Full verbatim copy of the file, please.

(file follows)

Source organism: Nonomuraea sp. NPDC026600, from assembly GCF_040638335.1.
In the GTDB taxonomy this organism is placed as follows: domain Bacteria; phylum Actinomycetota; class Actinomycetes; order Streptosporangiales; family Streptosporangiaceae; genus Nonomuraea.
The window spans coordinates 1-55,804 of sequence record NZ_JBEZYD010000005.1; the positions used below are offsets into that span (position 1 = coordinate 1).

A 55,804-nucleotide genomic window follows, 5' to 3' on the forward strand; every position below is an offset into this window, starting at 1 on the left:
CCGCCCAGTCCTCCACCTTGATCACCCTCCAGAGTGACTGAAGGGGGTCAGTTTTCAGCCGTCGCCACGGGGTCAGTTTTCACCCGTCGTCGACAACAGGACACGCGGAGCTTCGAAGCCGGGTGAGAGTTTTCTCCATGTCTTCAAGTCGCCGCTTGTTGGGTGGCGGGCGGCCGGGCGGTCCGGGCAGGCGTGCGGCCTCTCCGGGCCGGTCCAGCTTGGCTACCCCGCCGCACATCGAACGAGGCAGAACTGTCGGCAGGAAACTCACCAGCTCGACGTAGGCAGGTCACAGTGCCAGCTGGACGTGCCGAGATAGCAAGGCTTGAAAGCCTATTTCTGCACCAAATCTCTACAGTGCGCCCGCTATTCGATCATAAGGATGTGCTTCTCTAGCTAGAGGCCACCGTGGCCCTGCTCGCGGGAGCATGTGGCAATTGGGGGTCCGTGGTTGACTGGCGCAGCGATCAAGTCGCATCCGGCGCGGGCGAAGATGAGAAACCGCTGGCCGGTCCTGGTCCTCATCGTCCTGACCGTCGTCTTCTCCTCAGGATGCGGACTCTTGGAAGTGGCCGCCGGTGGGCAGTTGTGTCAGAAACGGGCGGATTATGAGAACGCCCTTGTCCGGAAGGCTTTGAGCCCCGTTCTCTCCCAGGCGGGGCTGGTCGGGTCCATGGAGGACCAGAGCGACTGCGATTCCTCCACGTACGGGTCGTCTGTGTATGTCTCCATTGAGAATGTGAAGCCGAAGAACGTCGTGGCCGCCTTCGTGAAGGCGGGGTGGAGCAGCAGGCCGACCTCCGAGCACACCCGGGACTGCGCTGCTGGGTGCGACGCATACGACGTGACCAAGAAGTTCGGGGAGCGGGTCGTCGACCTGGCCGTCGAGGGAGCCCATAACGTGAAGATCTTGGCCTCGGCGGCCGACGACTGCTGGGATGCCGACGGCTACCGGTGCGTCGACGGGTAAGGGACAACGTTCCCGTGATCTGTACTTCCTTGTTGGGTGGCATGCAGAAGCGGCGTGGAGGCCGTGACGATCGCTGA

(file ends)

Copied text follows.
Source organism: Nonomuraea sp. NPDC026600, from assembly GCF_040638335.1.
In the GTDB taxonomy this organism is placed as follows: domain Bacteria; phylum Actinomycetota; class Actinomycetes; order Streptosporangiales; family Streptosporangiaceae; genus Nonomuraea.
The window spans coordinates 1-55,804 of sequence record NZ_JBEZYD010000005.1; the positions used below are offsets into that span (position 1 = coordinate 1).

A 55,804-nucleotide genomic window follows, 5' to 3' on the forward strand; every position below is an offset into this window, starting at 1 on the left:
CCGCCCAGTCCTCCACCTTGATCACCCTCCAGAGTGACTGAAGGGGGTCAGTTTTCAGCCGTCGCCACGGGGTCAGTTTTCACCCGTCGTCGACAACAGGACACGCGGAGCTTCGAAGCCGGGTGAGAGTTTTCTCCATGTCTTCAAGTCGCCGCTTGTTGGGTGGCGGGCGGCCGGGCGGTCCGGGCAGGCGTGCGGCCTCTCCGGGCCGGTCCAGCTTGGCTACCCCGCCGCACATCGAACGAGGCAGAACTGTCGGCAGGAAACTCACCAGCTCGACGTAGGCAGGTCACAGTGCCAGCTGGACGTGCCGAGATAGCAAGGCTTGAAAGCCTATTTCTGCACCAAATCTCTACAGTGCGCCCGCTATTCGATCATAAGGATGTGCTTCTCTAGCTAGAGGCCACCGTGGCCCTGCTCGCGGGAGCATGTGGCAATTGGGGGTCCGTGGTTGACTGGCGCAGCGATCAAGTCGCATCCGGCGCGGGCGAAGATGAGAAACCGCTGGCCGGTCCTGGTCCTCATCGTCCTGACCGTCGTCTTCTCCTCAGGATGCGGACTCTTGGAAGTGGCCGCCGGTGGGCAGTTGTGTCAGAAACGGGCGGATTATGAGAACGCCCTTGTCCGGAAGGCTTTGAGCCCCGTTCTCTCCCAGGCGGGGCTGGTCGGGTCCATGGAGGACCAGAGCGACTGCGATTCCTCCACGTACGGGTCGTCTGTGTATGTCTCCATTGAGAATGTGAAGCCGAAGAACGTCGTGGCCGCCTTCGTGAAGGCGGGGTGGAGCAGCAGGCCGACCTCCGAGCACACCCGGGACTGCGCTGCTGGGTGCGACGCATACGACGTGACCAAGAAGTTCGGGGAGCGGGTCGTCGACCTGGCCGTCGAGGGAGCCCATAACGTGAAGATCTTGGCCTCGGCGGCCGACGACTGCTGGGATGCCGACGGCTACCGGTGCGTCGACGGGTAAGGGACAACGTTCCCGTGATCTGTACTTCCTTGTTGGGTGGCATGCAGAAGCGGCGTGGAGGCCGTGACGATCGCTGA